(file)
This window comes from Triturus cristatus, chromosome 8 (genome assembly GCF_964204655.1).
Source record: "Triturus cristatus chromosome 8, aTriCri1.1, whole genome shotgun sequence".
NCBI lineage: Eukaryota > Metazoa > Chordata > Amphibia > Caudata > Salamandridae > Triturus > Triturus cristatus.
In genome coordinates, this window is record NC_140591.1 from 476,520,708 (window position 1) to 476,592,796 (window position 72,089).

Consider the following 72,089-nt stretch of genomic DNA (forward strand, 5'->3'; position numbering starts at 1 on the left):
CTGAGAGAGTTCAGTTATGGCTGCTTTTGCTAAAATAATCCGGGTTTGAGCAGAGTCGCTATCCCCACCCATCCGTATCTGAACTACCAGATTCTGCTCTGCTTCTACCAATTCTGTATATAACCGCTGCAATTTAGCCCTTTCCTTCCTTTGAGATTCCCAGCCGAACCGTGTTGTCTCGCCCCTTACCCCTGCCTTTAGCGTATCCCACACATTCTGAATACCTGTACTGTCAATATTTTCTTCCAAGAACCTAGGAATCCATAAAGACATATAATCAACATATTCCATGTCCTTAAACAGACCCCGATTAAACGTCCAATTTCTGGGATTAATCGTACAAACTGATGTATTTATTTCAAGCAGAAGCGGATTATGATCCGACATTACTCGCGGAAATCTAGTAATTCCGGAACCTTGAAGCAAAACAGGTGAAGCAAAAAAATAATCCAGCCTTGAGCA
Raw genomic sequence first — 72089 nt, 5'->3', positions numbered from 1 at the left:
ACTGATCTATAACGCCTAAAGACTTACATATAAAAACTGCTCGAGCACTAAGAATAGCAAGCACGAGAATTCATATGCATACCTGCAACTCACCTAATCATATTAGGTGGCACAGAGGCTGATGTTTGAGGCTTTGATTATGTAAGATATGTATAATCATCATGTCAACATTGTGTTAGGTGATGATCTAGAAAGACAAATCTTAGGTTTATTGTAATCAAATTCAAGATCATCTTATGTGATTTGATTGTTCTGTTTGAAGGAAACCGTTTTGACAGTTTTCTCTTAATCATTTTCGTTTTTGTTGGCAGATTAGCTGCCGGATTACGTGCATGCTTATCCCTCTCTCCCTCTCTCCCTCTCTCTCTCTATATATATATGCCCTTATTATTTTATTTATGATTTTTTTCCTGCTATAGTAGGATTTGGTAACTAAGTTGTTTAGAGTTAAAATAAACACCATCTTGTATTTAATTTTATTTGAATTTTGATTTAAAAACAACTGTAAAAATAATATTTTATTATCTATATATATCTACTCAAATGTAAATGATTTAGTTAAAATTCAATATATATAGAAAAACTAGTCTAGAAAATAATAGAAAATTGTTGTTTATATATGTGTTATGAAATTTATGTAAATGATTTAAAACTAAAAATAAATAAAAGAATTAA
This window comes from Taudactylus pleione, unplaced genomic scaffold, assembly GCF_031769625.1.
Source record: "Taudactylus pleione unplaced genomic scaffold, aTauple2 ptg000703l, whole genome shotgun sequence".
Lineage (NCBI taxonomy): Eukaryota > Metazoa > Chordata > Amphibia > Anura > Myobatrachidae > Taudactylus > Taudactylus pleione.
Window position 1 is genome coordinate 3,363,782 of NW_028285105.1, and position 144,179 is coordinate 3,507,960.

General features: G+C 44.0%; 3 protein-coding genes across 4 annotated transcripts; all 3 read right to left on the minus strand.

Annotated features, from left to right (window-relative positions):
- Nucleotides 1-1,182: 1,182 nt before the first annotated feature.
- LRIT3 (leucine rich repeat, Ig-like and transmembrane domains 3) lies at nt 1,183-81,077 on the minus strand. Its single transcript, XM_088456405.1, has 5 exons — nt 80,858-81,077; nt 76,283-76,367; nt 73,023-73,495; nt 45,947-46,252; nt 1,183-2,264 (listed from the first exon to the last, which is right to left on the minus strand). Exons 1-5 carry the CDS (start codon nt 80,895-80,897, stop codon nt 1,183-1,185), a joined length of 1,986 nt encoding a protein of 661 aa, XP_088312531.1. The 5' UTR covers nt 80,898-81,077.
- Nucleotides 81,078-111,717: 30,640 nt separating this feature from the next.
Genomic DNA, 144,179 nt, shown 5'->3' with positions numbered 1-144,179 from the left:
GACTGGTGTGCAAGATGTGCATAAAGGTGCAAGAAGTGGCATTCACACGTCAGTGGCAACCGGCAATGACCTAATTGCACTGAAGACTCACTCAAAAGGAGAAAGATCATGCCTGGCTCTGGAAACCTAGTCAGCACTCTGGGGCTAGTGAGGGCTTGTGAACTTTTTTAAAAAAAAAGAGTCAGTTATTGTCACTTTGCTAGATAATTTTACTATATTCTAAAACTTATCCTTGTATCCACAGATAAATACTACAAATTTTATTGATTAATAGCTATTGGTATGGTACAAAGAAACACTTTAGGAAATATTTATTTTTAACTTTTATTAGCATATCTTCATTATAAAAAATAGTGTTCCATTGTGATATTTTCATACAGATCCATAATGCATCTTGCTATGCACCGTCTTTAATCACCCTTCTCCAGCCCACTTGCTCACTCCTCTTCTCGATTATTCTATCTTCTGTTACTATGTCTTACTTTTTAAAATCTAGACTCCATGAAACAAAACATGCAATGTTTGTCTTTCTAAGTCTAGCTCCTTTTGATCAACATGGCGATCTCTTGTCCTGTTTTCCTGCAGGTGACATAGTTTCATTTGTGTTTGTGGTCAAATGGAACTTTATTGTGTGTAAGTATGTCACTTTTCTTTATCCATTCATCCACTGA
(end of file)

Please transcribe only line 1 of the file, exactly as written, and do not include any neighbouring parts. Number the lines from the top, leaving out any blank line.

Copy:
This window comes from Triturus cristatus, chromosome 8 (genome assembly GCF_964204655.1).